Johnson eager to build off first spring start

Johnson eager to build off first spring start

GOODYEAR, Ariz. -- Pegged to fill out the back end of the White Sox rotation this season, rookie right-hander Erik Johnson made his spring debut Tuesday, striking out a pair and allowing one earned run on three hits and a walk over a solid three-inning start against the Indians, who won the contest, 5-4.

"Today was just get my work in, use all my pitches, get out of there healthy and feel good about it," Johnson said. "It was the first one, I got it under my belt. I thought I could've done a little bit more with throwing first-pitch strikes and working ahead, but overall it was a good one to start off with."

Billed as the organization's top pitching prospect by, Johnson is coming off a whirlwind 2013 campaign in which he dominated at Double-A Birmingham and Triple-A Charlotte before receiving a September callup to Chicago. There, he made five starts, accumulating a 3.25 ERA and impressing the club enough to pencil him into its 2014 rotation.

"Just competitiveness," said White Sox manager Robin Ventura, when asked what stuck with him the most about Johnson last season. "He's got stuff, but he competes when he goes out there. I think anytime you have that with his kind of stuff, he's going to be a good pitcher."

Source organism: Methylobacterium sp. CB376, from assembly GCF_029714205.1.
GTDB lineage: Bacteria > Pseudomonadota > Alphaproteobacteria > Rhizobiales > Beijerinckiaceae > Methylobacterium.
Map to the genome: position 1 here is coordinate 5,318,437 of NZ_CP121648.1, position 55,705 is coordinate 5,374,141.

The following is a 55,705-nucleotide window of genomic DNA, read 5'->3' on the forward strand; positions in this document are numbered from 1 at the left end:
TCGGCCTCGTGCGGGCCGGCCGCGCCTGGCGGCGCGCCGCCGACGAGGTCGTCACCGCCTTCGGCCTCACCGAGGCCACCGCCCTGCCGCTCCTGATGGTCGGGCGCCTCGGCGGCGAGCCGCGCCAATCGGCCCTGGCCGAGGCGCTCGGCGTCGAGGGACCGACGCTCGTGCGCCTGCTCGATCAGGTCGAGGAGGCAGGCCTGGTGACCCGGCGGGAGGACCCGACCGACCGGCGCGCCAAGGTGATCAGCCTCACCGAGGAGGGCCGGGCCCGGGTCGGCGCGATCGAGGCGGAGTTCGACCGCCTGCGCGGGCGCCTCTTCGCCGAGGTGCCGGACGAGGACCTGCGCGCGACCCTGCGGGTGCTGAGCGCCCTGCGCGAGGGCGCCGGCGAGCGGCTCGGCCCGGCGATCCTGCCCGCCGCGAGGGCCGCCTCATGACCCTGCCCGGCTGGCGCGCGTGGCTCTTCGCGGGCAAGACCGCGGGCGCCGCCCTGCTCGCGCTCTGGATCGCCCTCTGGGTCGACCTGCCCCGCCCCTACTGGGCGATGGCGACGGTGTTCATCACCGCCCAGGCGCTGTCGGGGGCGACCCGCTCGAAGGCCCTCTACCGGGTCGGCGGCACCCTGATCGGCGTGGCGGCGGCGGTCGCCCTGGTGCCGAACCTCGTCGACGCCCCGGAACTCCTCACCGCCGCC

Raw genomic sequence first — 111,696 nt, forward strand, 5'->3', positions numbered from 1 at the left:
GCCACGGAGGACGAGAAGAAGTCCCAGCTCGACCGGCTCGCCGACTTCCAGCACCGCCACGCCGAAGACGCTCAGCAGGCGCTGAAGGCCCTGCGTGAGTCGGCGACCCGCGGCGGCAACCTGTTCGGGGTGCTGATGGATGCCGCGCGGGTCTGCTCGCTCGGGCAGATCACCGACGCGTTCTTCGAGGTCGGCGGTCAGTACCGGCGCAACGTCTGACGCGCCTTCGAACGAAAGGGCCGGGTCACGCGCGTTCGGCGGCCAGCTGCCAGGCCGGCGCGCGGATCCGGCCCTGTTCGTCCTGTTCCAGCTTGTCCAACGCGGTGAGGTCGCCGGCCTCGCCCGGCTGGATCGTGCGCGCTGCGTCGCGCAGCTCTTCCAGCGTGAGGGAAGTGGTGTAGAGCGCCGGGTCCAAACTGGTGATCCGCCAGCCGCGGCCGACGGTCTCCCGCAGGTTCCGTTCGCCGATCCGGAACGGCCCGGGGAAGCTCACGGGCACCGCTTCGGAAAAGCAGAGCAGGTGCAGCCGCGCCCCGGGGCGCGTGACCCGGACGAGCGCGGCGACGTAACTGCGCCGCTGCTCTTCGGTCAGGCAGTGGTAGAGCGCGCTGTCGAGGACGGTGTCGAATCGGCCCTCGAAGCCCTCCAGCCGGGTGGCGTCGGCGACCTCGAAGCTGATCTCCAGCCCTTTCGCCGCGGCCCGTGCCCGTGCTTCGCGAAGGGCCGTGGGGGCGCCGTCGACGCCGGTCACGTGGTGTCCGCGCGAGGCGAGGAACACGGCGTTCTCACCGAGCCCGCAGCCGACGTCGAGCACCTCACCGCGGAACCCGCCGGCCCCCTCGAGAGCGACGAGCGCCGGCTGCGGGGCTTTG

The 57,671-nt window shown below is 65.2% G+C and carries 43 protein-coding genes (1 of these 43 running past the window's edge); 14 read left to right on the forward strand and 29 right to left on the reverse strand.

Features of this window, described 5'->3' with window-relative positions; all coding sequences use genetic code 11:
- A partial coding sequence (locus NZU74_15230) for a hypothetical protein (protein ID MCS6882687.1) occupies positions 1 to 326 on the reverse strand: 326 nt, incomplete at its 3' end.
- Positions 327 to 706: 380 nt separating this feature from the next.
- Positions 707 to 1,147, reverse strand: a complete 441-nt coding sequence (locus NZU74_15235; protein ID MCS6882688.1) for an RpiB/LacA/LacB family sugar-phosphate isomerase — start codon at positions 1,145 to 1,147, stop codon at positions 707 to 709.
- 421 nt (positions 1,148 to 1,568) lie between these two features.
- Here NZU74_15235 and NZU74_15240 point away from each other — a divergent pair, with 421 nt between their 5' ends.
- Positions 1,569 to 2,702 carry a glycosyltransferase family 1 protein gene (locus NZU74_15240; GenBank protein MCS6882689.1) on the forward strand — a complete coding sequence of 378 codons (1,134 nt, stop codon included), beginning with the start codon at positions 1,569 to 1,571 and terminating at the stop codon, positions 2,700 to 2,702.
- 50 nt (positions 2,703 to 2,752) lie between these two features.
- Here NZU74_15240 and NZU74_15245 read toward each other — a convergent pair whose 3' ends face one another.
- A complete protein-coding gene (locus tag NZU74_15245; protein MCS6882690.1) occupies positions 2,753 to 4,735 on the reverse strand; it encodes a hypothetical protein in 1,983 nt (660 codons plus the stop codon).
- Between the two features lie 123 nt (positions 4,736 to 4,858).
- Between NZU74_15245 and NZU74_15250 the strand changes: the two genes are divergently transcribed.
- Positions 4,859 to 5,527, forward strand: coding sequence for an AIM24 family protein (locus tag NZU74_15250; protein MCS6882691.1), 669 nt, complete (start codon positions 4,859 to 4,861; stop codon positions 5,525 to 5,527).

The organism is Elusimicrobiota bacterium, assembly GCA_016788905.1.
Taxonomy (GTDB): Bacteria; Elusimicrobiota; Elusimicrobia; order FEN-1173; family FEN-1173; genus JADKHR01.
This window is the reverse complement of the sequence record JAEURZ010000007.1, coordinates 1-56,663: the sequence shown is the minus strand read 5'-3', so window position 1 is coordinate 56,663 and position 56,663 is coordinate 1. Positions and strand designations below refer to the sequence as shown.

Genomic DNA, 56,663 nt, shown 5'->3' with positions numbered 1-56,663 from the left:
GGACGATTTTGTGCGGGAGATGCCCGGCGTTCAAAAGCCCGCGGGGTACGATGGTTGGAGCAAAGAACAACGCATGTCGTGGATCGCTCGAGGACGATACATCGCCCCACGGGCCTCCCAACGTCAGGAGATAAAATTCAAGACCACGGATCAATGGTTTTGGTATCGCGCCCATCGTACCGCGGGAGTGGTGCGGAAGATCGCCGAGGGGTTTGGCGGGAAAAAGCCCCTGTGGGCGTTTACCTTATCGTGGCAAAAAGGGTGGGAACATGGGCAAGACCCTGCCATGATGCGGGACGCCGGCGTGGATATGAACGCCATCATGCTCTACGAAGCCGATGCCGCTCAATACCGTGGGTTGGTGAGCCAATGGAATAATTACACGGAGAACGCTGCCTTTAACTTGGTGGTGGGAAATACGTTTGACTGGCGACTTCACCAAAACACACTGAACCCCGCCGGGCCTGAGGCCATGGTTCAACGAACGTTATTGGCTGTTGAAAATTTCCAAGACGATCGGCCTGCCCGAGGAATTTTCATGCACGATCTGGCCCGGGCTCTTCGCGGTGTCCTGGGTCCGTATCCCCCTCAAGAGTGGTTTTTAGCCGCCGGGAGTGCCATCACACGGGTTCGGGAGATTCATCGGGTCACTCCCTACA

Johnson got his afternoon started with a crisp first inning, retiring Michael Bourn, Nick Swisher and Jason Kipnis in order. In the second, he struck out Carlos Santana for the first out, but then surrendered a double to Asdrubal Cabrera, followed by an RBI single off the bat of Yan Gomes.

He put two more runners on in the third, but worked out of the jam by inducing a Kipnis groundout and Santana fly out.

"It's tough getting a lineup like that out," Johnson said. "[But] you know, every lineup in the league is good. They're well-prepared and they're good hitters, so no matter who you're facing, you have to bring it."

Like the rest of his rotation mates, Johnson will work to tighten up his stuff in his next outing, making sure he doesn't get too far ahead of himself with an anticipated rookie season on the horizon.

"For me, it's pitch to pitch," he said. "It's taking it pitch by pitch and really focusing in on each start, then building off this one to the next one."

Tyler Emerick is an associate reporter for This story was not subject to the approval of Major League Baseball or its clubs.